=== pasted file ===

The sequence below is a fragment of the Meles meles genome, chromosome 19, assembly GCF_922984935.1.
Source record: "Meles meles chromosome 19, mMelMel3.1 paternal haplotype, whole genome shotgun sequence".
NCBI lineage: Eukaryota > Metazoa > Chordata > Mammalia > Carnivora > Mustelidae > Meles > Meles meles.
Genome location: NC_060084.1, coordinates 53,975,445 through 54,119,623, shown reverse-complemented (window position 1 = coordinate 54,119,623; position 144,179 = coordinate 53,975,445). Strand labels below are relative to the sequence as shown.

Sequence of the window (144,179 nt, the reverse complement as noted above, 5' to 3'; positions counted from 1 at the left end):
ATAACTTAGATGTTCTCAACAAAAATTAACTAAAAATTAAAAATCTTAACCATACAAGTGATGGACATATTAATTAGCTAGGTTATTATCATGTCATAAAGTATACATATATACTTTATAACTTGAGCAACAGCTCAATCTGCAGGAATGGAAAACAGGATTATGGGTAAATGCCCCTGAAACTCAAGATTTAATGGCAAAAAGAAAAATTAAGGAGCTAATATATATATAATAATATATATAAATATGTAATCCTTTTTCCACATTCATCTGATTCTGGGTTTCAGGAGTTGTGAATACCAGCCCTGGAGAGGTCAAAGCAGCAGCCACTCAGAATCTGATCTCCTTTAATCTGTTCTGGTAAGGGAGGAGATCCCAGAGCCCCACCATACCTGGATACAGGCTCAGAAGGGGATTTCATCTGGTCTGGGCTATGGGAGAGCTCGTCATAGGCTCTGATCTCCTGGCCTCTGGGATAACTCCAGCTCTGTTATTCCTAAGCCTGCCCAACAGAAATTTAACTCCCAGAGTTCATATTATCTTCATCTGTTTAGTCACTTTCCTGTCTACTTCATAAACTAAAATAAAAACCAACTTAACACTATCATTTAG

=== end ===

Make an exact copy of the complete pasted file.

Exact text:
The sequence below is a fragment of the Meles meles genome, chromosome 19, assembly GCF_922984935.1.
Source record: "Meles meles chromosome 19, mMelMel3.1 paternal haplotype, whole genome shotgun sequence".
NCBI lineage: Eukaryota > Metazoa > Chordata > Mammalia > Carnivora > Mustelidae > Meles > Meles meles.
Genome location: NC_060084.1, coordinates 53,975,445 through 54,119,623, shown reverse-complemented (window position 1 = coordinate 54,119,623; position 144,179 = coordinate 53,975,445). Strand labels below are relative to the sequence as shown.

Sequence of the window (144,179 nt, the reverse complement as noted above, 5' to 3'; positions counted from 1 at the left end):
ATAACTTAGATGTTCTCAACAAAAATTAACTAAAAATTAAAAATCTTAACCATACAAGTGATGGACATATTAATTAGCTAGGTTATTATCATGTCATAAAGTATACATATATACTTTATAACTTGAGCAACAGCTCAATCTGCAGGAATGGAAAACAGGATTATGGGTAAATGCCCCTGAAACTCAAGATTTAATGGCAAAAAGAAAAATTAAGGAGCTAATATATATATAATAATATATATAAATATGTAATCCTTTTTCCACATTCATCTGATTCTGGGTTTCAGGAGTTGTGAATACCAGCCCTGGAGAGGTCAAAGCAGCAGCCACTCAGAATCTGATCTCCTTTAATCTGTTCTGGTAAGGGAGGAGATCCCAGAGCCCCACCATACCTGGATACAGGCTCAGAAGGGGATTTCATCTGGTCTGGGCTATGGGAGAGCTCGTCATAGGCTCTGATCTCCTGGCCTCTGGGATAACTCCAGCTCTGTTATTCCTAAGCCTGCCCAACAGAAATTTAACTCCCAGAGTTCATATTATCTTCATCTGTTTAGTCACTTTCCTGTCTACTTCATAAACTAAAATAAAAACCAACTTAACACTATCATTTAG